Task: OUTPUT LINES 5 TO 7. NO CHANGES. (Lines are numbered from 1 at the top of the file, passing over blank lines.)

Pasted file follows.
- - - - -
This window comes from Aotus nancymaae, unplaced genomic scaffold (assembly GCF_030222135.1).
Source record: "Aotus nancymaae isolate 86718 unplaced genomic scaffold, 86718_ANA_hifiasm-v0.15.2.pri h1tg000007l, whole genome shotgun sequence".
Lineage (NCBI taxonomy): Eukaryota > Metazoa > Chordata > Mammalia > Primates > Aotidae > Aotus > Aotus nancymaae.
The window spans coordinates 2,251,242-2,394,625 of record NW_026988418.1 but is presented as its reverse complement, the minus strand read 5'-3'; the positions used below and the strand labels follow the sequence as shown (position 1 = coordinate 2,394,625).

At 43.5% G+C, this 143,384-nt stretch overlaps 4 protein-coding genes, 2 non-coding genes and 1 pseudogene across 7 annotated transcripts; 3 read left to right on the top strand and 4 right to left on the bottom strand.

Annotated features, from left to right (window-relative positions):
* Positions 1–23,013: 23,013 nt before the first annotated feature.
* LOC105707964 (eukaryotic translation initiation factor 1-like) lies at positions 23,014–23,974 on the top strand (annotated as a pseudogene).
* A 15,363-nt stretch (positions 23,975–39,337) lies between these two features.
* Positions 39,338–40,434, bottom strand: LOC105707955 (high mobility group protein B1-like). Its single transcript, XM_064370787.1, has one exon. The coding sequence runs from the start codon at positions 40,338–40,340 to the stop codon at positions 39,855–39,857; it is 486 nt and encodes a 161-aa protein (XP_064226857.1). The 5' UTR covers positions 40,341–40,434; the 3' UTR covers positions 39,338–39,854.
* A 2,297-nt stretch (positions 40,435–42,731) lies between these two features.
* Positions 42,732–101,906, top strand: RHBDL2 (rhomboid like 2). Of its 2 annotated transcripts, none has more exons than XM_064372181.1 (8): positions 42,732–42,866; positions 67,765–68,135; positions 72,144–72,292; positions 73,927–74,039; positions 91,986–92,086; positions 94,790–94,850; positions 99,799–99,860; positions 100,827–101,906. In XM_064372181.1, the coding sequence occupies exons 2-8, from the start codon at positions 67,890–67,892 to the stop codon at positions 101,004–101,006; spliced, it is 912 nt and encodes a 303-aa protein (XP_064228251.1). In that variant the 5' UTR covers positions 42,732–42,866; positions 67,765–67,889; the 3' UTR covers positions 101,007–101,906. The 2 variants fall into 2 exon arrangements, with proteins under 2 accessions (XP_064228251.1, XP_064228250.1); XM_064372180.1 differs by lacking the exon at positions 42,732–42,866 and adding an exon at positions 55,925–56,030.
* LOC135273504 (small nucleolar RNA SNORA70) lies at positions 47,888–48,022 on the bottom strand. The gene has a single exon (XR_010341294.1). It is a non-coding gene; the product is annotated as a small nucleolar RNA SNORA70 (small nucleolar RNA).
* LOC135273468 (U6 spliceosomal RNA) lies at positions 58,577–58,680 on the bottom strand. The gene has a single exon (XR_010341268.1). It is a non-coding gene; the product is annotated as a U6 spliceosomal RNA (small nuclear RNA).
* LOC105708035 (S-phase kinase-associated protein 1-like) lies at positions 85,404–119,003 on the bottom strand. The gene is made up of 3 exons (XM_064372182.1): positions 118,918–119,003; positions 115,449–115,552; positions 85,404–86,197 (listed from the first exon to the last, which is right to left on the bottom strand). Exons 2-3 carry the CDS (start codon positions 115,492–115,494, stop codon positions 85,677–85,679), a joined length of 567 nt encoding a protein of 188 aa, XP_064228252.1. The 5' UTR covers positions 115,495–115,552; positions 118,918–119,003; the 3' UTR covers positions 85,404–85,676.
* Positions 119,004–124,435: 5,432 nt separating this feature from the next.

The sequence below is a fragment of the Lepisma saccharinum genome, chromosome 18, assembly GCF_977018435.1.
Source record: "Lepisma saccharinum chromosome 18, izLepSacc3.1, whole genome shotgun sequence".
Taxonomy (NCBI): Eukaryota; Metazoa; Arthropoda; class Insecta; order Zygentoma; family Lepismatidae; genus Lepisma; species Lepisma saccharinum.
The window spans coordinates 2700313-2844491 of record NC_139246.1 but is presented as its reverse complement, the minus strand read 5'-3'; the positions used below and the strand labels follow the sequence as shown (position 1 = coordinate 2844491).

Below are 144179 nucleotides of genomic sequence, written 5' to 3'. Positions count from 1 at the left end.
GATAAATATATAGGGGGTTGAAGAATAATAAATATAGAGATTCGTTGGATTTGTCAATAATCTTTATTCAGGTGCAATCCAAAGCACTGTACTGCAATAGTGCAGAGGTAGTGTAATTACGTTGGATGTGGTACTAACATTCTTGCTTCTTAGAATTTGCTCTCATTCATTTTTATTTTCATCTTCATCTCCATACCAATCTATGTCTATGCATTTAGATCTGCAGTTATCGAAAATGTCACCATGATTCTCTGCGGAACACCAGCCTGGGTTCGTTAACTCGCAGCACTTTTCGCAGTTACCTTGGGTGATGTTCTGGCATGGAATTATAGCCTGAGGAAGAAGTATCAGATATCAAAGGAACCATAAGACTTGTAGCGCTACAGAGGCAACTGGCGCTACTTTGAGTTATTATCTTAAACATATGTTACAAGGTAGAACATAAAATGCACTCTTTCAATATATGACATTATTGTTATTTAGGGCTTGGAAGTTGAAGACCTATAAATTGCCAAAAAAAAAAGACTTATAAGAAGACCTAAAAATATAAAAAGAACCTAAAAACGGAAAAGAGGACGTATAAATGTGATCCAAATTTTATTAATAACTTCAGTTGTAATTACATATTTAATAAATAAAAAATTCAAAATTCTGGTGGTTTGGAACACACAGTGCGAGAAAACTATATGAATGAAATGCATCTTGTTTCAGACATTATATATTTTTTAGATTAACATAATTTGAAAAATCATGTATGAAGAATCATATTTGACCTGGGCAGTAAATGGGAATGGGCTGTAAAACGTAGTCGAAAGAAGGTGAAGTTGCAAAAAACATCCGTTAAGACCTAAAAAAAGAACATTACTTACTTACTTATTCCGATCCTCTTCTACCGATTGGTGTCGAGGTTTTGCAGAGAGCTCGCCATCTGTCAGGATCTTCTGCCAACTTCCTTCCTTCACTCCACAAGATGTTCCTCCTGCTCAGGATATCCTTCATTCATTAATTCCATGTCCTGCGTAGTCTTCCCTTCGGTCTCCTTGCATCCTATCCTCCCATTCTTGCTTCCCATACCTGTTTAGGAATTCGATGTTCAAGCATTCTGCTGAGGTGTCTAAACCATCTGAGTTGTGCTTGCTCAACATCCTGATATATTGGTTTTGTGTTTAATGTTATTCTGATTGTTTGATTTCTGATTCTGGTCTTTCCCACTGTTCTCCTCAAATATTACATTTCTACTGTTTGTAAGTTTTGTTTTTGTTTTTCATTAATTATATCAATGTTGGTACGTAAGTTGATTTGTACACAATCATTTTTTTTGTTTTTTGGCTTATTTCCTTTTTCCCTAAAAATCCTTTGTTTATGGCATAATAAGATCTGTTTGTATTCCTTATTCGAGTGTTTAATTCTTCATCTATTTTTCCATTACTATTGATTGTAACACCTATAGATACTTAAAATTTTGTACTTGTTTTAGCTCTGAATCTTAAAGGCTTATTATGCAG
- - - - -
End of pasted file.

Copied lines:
At 43.5% G+C, this 143,384-nt stretch overlaps 4 protein-coding genes, 2 non-coding genes and 1 pseudogene across 7 annotated transcripts; 3 read left to right on the top strand and 4 right to left on the bottom strand.

Annotated features, from left to right (window-relative positions):
* Positions 1–23,013: 23,013 nt before the first annotated feature.